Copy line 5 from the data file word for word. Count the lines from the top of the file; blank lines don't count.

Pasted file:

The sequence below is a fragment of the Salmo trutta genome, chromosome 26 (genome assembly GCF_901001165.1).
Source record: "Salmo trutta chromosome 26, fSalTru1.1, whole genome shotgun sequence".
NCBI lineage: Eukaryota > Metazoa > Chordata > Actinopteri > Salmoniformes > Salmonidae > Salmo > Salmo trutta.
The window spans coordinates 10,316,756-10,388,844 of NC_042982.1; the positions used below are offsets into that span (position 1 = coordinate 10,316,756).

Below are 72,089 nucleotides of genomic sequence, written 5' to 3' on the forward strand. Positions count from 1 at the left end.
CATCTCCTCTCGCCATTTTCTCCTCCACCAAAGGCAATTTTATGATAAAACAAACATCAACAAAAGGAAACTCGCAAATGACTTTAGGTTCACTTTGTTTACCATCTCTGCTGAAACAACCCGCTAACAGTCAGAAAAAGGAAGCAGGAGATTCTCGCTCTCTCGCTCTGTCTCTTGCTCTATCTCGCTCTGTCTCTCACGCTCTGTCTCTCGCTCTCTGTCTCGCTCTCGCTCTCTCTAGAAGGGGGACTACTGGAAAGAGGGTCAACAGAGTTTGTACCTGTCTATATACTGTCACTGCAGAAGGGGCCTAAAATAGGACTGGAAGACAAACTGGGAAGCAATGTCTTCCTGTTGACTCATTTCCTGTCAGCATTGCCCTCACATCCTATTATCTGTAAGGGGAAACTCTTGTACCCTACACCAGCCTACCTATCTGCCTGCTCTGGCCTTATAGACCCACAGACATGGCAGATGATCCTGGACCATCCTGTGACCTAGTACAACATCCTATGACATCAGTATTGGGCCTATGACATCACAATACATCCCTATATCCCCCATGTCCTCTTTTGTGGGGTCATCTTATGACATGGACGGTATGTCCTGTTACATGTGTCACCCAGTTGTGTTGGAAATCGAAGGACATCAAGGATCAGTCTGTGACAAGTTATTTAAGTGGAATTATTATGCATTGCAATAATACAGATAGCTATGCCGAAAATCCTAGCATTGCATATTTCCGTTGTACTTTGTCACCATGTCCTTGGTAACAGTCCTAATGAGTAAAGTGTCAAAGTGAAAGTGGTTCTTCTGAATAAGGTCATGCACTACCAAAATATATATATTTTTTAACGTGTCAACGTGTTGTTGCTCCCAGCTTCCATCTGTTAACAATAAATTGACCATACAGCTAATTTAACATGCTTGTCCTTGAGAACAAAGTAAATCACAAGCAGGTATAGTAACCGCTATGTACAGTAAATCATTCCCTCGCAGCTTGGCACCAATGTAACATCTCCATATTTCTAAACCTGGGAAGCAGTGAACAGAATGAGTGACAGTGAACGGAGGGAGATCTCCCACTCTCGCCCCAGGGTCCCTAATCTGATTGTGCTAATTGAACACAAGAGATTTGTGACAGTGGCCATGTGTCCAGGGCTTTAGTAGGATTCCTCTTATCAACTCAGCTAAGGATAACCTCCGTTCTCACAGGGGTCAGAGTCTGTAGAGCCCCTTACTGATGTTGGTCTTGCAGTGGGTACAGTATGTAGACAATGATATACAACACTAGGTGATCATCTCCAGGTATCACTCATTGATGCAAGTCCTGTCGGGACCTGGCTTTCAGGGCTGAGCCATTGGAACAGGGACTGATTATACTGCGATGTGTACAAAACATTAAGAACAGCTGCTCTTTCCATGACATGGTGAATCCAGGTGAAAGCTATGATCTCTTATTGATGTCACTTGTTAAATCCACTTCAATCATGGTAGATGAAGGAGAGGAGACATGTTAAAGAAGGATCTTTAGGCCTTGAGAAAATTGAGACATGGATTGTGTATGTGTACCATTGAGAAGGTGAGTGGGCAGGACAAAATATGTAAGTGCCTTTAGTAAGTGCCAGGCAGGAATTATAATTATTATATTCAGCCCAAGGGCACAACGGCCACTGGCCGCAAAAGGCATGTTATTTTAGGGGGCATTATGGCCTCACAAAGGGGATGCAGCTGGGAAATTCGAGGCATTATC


Below are 72,089 nucleotides of genomic sequence, written 5' to 3' on the forward strand. Positions count from 1 at the left end.